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Books: Mesoamerica's National Pastime Volume 54 Number 6, November/December 2001
by Mark Rose

[image] With a nearby opponent and referee looking on, a player slides to deflect the ball with his hip in this ballcourt model (300 B.C.-A.D. 200). (Los Angeles County Museum of Art M86.296.34) [LARGER IMAGE]

Columbus was so impressed by the ballgame he saw played on Hispaniola that he took some of the balls back to show the folks in Spain. Cortés did him one better, taking back an entire team of ballplayers. Played throughout most of Central America and from the American Southwest to the Caribbean, the ballgame is the subject of The Sport of Life and Death: The MesoAmerican Ballgame (New York: Thames & Hudson, 2001; 280 pp., $50.00). A collection of essays edited by E. Michael Whittington of the Mint Museum of Art, the book covers everything from rubber ball production to ballcourt architecture.

Carbon dated to ca. 1600 B.C., 12 rubber balls from El Manatí, near Veracruz, are the earliest evidence for the ballgame. It was still played in recent decades in the northwestern Mexican state of Sinaloa. In a nighttime version in Michoacán state, the ball is set on fire and batted about with fieldhockey-like sticks

The Maya creation myth, the Popul Vuh, is a key to the game's meaning. In it, the brothers Hun Hunahpu and Vucub Hunahpu were playing the ballgame noisily, disturbing the Lords of the Dead in the Underworld, who challenged them to a match. Defeated, the brothers were decapitated and buried in the ballcourt. But the Hero Twins, the sons of Hun Hunahpu, won a return match and resurrected their uncle and father, who was also the Maize God. In real life, decapitation of defeated players mirrored the harvesting of maize, their blood watering the earth. Maya kings playing against captive warriors re-enacted the victory of the Hero Twins. Defeated in war, the captive was given the opportunity for honorable sacrifice at game's end. Scenes of losing players being decapitated are known from sites like Chichén Itzá, El Tajín, and El Aparicio. At some sites skull racks were conveniently built near the ballcourts for display of the heads.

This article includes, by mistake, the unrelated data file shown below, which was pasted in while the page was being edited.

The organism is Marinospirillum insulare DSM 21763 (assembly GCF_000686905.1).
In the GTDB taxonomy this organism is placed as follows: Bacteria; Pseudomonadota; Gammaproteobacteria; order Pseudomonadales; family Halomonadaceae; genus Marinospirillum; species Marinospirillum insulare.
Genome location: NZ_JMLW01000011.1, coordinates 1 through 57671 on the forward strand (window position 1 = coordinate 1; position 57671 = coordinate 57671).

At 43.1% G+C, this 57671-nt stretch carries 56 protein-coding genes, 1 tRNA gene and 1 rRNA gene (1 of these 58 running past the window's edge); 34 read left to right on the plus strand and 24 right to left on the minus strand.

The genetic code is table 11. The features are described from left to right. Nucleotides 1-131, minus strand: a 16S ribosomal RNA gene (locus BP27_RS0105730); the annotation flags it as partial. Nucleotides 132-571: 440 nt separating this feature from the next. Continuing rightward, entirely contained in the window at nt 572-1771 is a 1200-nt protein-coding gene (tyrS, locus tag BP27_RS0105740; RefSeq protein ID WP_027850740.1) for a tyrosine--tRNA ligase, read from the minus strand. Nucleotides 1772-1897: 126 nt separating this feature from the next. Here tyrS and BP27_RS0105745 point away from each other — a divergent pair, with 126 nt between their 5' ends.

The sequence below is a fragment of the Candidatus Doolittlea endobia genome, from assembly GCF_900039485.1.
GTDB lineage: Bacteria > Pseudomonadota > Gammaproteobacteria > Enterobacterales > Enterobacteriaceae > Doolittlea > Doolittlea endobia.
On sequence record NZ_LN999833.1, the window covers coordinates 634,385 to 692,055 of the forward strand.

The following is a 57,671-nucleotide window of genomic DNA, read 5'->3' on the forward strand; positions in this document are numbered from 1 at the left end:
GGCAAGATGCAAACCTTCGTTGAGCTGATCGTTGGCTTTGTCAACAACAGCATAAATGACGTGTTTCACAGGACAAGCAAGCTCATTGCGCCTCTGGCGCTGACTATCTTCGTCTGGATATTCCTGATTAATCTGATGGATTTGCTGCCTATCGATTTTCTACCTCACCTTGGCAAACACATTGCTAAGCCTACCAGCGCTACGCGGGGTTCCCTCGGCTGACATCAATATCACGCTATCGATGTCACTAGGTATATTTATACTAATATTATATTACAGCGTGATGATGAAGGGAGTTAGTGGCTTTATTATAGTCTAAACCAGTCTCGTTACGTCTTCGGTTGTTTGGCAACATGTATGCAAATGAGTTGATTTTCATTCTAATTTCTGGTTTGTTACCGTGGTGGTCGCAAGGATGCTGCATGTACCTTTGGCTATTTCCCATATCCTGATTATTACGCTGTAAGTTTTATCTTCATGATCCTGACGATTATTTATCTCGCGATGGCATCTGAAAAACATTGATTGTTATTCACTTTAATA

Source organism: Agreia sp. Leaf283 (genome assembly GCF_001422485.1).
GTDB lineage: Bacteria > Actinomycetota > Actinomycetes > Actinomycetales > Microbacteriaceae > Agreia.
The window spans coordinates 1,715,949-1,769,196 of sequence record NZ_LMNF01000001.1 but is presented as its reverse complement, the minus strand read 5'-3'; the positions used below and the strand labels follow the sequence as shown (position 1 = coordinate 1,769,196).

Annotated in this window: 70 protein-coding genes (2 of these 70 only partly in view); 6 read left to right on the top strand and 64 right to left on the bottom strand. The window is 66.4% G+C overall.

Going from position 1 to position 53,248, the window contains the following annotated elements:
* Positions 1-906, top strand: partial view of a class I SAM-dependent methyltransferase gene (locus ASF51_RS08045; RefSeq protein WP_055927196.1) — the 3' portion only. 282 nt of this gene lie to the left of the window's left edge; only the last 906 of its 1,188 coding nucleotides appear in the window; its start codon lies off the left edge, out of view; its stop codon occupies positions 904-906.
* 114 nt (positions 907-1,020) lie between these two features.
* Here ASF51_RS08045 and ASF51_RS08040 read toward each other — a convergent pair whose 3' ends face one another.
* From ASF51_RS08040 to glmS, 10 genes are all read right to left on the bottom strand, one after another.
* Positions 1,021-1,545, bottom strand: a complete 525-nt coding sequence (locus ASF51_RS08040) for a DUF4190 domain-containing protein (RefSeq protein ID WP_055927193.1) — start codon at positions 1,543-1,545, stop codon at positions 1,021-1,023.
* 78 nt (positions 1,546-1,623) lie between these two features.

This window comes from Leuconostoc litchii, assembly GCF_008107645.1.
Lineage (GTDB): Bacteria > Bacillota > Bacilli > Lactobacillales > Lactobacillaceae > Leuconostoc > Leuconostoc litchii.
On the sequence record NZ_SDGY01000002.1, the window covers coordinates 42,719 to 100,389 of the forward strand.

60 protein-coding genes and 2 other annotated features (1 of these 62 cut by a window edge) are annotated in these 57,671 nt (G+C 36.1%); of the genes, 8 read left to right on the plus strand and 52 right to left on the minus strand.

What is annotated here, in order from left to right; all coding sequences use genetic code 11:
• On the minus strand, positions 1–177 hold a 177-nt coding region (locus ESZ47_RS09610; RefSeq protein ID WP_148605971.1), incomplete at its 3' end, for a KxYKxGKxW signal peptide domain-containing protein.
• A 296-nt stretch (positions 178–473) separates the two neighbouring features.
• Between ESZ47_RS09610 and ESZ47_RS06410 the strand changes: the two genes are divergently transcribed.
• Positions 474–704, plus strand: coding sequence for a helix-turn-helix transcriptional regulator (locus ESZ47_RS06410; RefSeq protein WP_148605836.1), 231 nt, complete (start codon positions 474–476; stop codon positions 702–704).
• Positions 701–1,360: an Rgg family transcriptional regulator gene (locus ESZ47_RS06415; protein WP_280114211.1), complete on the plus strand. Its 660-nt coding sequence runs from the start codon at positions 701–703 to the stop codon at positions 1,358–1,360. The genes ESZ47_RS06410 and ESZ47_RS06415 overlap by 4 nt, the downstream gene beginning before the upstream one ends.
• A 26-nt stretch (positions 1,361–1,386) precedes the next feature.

While most sites had only one court, Chichén Itzá had 13, El Tajín 18, and Cantona 24. Why some sites had dual courts or multiplexes is debated. Possibly different courts were used for different versions of the game. Alternatively, multiple ballcourts could indicate a site was ruled by a political confederacy as opposed to a single dynasty. Olmec figurines (as early as 1500 B.C.) and later ones depicting women ballplayers raise another question: Were there women's teams or are these women attired for ceremonies enacted on the courts? By the Aztec period (A.D. 1400), the ballgame had become largely secular. It was wildly popular--one province sent 16,000 rubber balls twice yearly as tribute to the Aztec capital--and a Spanish chronicler recorded problem gambling associated with it: They...gambled their homes, their corn granaries, their maguey plants. They sold their children in order to bet and even staked themselves and became slaves to be sacrificed later if they were not ransomed.

There is overlap from one essay to another, and in some cases authors disagree, especially concerning the game's symbolic aspects. Still, The Sport of Life and Death gives a solid understanding of the game's place in Mesoamerican culture highlights interpretive issues. It also includes a catalogue of ballgame artifacts now on display in the Mint Museum.

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© 2001 by the Archaeological Institute of America